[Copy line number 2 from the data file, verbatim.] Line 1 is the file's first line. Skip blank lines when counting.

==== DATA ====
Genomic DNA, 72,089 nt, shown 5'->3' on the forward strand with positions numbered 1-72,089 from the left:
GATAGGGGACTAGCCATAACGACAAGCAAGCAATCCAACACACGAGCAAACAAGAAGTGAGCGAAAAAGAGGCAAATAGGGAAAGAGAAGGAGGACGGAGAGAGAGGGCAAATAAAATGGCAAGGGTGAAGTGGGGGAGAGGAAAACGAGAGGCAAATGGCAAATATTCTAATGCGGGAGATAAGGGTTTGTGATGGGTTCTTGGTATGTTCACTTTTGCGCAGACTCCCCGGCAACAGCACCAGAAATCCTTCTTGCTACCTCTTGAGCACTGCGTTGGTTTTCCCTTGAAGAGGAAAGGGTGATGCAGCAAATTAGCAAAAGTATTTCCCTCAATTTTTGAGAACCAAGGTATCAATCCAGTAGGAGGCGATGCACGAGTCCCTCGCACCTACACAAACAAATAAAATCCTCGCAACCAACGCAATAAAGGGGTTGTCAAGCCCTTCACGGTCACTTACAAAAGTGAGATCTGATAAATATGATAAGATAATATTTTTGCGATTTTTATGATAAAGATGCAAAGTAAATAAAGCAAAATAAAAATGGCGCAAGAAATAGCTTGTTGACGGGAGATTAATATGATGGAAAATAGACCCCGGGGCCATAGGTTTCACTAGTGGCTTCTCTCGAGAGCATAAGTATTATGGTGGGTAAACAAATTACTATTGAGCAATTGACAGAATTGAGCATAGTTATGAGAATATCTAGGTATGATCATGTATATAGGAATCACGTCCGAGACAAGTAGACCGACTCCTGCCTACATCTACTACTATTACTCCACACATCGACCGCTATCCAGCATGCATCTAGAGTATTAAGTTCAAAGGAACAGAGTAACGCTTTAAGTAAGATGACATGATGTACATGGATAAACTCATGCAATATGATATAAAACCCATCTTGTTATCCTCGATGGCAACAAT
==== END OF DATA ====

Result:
GATAGGGGACTAGCCATAACGACAAGCAAGCAATCCAACACACGAGCAAACAAGAAGTGAGCGAAAAAGAGGCAAATAGGGAAAGAGAAGGAGGACGGAGAGAGAGGGCAAATAAAATGGCAAGGGTGAAGTGGGGGAGAGGAAAACGAGAGGCAAATGGCAAATATTCTAATGCGGGAGATAAGGGTTTGTGATGGGTTCTTGGTATGTTCACTTTTGCGCAGACTCCCCGGCAACAGCACCAGAAATCCTTCTTGCTACCTCTTGAGCACTGCGTTGGTTTTCCCTTGAAGAGGAAAGGGTGATGCAGCAAATTAGCAAAAGTATTTCCCTCAATTTTTGAGAACCAAGGTATCAATCCAGTAGGAGGCGATGCACGAGTCCCTCGCACCTACACAAACAAATAAAATCCTCGCAACCAACGCAATAAAGGGGTTGTCAAGCCCTTCACGGTCACTTACAAAAGTGAGATCTGATAAATATGATAAGATAATATTTTTGCGATTTTTATGATAAAGATGCAAAGTAAATAAAGCAAAATAAAAATGGCGCAAGAAATAGCTTGTTGACGGGAGATTAATATGATGGAAAATAGACCCCGGGGCCATAGGTTTCACTAGTGGCTTCTCTCGAGAGCATAAGTATTATGGTGGGTAAACAAATTACTATTGAGCAATTGACAGAATTGAGCATAGTTATGAGAATATCTAGGTATGATCATGTATATAGGAATCACGTCCGAGACAAGTAGACCGACTCCTGCCTACATCTACTACTATTACTCCACACATCGACCGCTATCCAGCATGCATCTAGAGTATTAAGTTCAAAGGAACAGAGTAACGCTTTAAGTAAGATGACATGATGTACATGGATAAACTCATGCAATATGATATAAAACCCATCTTGTTATCCTCGATGGCAACAAT